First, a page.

UPDATE: Glossip got a 37-day stay from Governor Mary Fallin on Wednesday afternoon.
When Richard Glossip's execution was stayed on September 16, it was the third time the 52-year-old escaped lethal injection. On Monday, the Oklahoma Court of Criminal Appeals decided there shouldn't be a fourth: In a 3-2 decision, judges denied Glossip's requests for a new hearing and a further stay.
He is scheduled to die at 3 PM local time barring a last-minute intervention by the US Supreme Court.
"We're disappointed by the decision," Don Knight, one of Glossip's attorneys, told VICE Tuesday. "But we are heartened by having two judges come along with us. Hopefully, [the Supreme Court] will grant us a stay."
Glossip is on death row for the 1997 murder of Barry Van Treese, owner of the Oklahoma City Best Budget Inn Glossip managed. Justin Sneed, then a 19-year-old maintenance man, beat Van Treese to death with an aluminum baseball bat in his room, then testified that Glossip paid him to carry out the murder. Despite plenty of questions about Sneed's credibility, Oklahoma officials appear determined to execute him. The case has shined a spotlight on America's troublesome fondness for killing criminals in the face of dozens of death row exonerations over the years, as well as Oklahoma's own history of using unregulated, dubiously-sourced drugs in lethal injections.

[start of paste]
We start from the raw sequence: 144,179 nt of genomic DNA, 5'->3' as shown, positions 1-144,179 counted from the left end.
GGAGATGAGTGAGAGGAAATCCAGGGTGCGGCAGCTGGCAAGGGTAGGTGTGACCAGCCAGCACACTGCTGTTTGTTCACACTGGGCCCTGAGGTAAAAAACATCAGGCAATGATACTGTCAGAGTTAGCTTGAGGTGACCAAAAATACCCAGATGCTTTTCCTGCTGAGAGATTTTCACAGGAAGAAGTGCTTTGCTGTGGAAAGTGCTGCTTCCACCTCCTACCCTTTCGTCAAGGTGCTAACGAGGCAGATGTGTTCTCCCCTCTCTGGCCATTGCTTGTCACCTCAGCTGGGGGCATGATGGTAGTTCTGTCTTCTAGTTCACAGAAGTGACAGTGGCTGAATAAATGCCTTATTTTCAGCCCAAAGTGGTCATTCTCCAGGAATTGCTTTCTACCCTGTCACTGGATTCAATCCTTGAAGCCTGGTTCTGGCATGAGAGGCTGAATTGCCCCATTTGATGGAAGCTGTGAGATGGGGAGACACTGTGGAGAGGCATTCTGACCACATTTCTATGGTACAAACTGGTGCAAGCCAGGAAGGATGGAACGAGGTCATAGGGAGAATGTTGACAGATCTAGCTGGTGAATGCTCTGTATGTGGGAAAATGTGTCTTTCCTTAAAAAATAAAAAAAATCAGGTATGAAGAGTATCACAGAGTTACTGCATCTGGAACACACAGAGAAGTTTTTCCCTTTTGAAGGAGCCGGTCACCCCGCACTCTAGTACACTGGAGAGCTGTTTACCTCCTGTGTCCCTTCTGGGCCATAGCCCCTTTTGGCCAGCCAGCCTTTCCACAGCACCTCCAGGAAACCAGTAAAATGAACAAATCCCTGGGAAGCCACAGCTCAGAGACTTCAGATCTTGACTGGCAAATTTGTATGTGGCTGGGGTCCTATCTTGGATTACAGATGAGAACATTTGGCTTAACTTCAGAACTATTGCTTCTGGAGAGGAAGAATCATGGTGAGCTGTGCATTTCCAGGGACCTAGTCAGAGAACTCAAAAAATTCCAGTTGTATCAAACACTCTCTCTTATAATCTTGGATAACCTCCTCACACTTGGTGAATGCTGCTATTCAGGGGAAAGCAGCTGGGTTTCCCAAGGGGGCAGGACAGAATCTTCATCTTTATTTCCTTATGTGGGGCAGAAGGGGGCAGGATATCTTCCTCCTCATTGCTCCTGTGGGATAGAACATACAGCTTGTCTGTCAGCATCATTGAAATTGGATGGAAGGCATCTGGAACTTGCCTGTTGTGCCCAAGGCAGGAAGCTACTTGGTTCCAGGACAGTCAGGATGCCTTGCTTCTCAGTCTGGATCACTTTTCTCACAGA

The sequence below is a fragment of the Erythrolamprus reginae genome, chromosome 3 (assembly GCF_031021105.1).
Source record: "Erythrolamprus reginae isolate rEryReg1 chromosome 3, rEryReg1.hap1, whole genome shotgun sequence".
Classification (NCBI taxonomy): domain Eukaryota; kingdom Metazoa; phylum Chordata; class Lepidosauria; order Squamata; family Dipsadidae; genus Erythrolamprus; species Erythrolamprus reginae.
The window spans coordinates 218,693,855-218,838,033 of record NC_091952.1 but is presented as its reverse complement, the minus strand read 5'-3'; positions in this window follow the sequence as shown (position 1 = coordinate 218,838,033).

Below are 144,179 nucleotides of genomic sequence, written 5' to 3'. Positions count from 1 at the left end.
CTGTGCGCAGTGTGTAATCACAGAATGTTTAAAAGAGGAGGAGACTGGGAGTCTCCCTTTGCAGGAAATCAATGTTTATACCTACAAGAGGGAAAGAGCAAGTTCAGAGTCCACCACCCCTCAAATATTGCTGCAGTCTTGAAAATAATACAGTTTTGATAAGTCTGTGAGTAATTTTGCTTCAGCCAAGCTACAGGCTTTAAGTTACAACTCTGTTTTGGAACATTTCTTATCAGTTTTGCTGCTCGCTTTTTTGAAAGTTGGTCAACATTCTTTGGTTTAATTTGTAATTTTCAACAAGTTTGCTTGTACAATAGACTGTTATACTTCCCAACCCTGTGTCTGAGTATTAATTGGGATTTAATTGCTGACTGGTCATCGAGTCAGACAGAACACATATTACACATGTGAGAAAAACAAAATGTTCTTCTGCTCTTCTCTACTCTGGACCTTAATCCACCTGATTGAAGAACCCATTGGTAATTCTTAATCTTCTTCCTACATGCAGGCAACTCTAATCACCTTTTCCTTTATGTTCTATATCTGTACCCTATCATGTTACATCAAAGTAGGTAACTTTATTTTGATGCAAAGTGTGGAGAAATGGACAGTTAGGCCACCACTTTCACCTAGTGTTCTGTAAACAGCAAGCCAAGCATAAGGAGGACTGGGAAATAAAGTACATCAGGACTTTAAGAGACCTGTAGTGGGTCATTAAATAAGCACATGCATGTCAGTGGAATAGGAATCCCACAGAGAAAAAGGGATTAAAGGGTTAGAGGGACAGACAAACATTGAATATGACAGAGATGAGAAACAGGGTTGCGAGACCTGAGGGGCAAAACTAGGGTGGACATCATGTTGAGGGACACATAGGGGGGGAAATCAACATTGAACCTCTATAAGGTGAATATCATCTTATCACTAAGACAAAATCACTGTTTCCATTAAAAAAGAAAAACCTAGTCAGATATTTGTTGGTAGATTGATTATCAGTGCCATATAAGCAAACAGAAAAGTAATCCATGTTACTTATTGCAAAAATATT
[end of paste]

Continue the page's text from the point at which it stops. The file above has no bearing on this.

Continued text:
On Sunday, Glossip's legal team spent close to 20 hours compiling a list of all the lies they believe Sneed, whose testimony is basically the only evidence against him, has spread over the years. One of the main points they zeroed in on was the man's drug use: Citing transcripts of Sneed's interrogation by police and his testimony at Glossip's second trial—the first was thrown out because his attorneys were wildly incompetent—they detail contradictions, and also accuse the police of giving Sneed lithium while in custody.